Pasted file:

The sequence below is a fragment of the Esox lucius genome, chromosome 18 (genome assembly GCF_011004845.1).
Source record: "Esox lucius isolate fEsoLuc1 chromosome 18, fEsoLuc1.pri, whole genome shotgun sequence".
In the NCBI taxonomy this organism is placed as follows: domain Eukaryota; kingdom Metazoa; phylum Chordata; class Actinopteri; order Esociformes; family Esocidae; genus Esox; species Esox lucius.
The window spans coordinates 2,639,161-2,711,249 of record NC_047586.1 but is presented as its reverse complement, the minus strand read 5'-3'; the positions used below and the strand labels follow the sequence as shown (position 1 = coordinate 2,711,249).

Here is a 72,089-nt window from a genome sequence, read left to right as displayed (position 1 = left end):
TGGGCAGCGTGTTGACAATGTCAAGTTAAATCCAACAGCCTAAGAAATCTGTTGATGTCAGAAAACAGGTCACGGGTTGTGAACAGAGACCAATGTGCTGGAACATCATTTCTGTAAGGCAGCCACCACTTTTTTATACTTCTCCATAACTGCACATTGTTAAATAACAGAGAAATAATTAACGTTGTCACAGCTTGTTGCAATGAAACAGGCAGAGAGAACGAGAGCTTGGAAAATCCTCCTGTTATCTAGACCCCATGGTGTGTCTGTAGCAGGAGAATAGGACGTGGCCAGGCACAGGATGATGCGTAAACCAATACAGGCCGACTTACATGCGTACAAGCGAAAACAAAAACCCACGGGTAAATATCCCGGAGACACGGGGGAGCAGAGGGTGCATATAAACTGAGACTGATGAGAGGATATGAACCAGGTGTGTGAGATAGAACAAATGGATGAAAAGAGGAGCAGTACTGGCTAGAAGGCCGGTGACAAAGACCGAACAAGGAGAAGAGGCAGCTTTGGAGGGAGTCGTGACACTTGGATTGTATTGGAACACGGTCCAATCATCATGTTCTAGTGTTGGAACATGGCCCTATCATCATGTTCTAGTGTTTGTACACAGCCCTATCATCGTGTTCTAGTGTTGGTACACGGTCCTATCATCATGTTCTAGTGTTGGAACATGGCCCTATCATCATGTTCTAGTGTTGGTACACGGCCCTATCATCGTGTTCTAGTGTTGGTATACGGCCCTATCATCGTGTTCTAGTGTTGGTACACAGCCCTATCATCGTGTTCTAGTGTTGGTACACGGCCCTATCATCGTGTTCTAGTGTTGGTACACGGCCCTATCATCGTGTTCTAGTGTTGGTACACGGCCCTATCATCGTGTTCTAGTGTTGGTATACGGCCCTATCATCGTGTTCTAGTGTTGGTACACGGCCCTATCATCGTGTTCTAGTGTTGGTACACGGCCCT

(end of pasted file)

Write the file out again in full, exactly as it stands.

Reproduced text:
The sequence below is a fragment of the Esox lucius genome, chromosome 18 (genome assembly GCF_011004845.1).
Source record: "Esox lucius isolate fEsoLuc1 chromosome 18, fEsoLuc1.pri, whole genome shotgun sequence".
In the NCBI taxonomy this organism is placed as follows: domain Eukaryota; kingdom Metazoa; phylum Chordata; class Actinopteri; order Esociformes; family Esocidae; genus Esox; species Esox lucius.
The window spans coordinates 2,639,161-2,711,249 of record NC_047586.1 but is presented as its reverse complement, the minus strand read 5'-3'; the positions used below and the strand labels follow the sequence as shown (position 1 = coordinate 2,711,249).

Here is a 72,089-nt window from a genome sequence, read left to right as displayed (position 1 = left end):
TGGGCAGCGTGTTGACAATGTCAAGTTAAATCCAACAGCCTAAGAAATCTGTTGATGTCAGAAAACAGGTCACGGGTTGTGAACAGAGACCAATGTGCTGGAACATCATTTCTGTAAGGCAGCCACCACTTTTTTATACTTCTCCATAACTGCACATTGTTAAATAACAGAGAAATAATTAACGTTGTCACAGCTTGTTGCAATGAAACAGGCAGAGAGAACGAGAGCTTGGAAAATCCTCCTGTTATCTAGACCCCATGGTGTGTCTGTAGCAGGAGAATAGGACGTGGCCAGGCACAGGATGATGCGTAAACCAATACAGGCCGACTTACATGCGTACAAGCGAAAACAAAAACCCACGGGTAAATATCCCGGAGACACGGGGGAGCAGAGGGTGCATATAAACTGAGACTGATGAGAGGATATGAACCAGGTGTGTGAGATAGAACAAATGGATGAAAAGAGGAGCAGTACTGGCTAGAAGGCCGGTGACAAAGACCGAACAAGGAGAAGAGGCAGCTTTGGAGGGAGTCGTGACACTTGGATTGTATTGGAACACGGTCCAATCATCATGTTCTAGTGTTGGAACATGGCCCTATCATCATGTTCTAGTGTTTGTACACAGCCCTATCATCGTGTTCTAGTGTTGGTACACGGTCCTATCATCATGTTCTAGTGTTGGAACATGGCCCTATCATCATGTTCTAGTGTTGGTACACGGCCCTATCATCGTGTTCTAGTGTTGGTATACGGCCCTATCATCGTGTTCTAGTGTTGGTACACAGCCCTATCATCGTGTTCTAGTGTTGGTACACGGCCCTATCATCGTGTTCTAGTGTTGGTACACGGCCCTATCATCGTGTTCTAGTGTTGGTACACGGCCCTATCATCGTGTTCTAGTGTTGGTATACGGCCCTATCATCGTGTTCTAGTGTTGGTACACGGCCCTATCATCGTGTTCTAGTGTTGGTACACGGCCCT